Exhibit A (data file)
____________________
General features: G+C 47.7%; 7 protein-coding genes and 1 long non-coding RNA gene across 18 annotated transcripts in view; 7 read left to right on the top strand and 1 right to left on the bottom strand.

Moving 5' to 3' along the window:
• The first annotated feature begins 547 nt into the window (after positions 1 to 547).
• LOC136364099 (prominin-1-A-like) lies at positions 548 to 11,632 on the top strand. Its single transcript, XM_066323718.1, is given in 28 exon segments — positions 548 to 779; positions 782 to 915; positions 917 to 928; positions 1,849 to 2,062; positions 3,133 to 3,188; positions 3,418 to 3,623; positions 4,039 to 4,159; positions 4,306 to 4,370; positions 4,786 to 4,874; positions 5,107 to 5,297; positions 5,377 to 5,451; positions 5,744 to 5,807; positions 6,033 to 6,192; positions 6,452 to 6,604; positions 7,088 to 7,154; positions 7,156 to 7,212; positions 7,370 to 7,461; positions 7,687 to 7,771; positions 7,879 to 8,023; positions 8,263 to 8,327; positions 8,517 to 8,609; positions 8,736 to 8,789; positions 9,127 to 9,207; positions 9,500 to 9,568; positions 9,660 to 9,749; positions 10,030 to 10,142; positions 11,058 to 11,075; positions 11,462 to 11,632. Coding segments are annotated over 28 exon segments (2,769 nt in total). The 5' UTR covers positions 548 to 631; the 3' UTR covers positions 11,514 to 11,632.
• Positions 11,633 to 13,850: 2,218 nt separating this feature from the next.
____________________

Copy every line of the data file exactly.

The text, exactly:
General features: G+C 47.7%; 7 protein-coding genes and 1 long non-coding RNA gene across 18 annotated transcripts in view; 7 read left to right on the top strand and 1 right to left on the bottom strand.

Moving 5' to 3' along the window:
• The first annotated feature begins 547 nt into the window (after positions 1 to 547).
• LOC136364099 (prominin-1-A-like) lies at positions 548 to 11,632 on the top strand. Its single transcript, XM_066323718.1, is given in 28 exon segments — positions 548 to 779; positions 782 to 915; positions 917 to 928; positions 1,849 to 2,062; positions 3,133 to 3,188; positions 3,418 to 3,623; positions 4,039 to 4,159; positions 4,306 to 4,370; positions 4,786 to 4,874; positions 5,107 to 5,297; positions 5,377 to 5,451; positions 5,744 to 5,807; positions 6,033 to 6,192; positions 6,452 to 6,604; positions 7,088 to 7,154; positions 7,156 to 7,212; positions 7,370 to 7,461; positions 7,687 to 7,771; positions 7,879 to 8,023; positions 8,263 to 8,327; positions 8,517 to 8,609; positions 8,736 to 8,789; positions 9,127 to 9,207; positions 9,500 to 9,568; positions 9,660 to 9,749; positions 10,030 to 10,142; positions 11,058 to 11,075; positions 11,462 to 11,632. Coding segments are annotated over 28 exon segments (2,769 nt in total). The 5' UTR covers positions 548 to 631; the 3' UTR covers positions 11,514 to 11,632.
• Positions 11,633 to 13,850: 2,218 nt separating this feature from the next.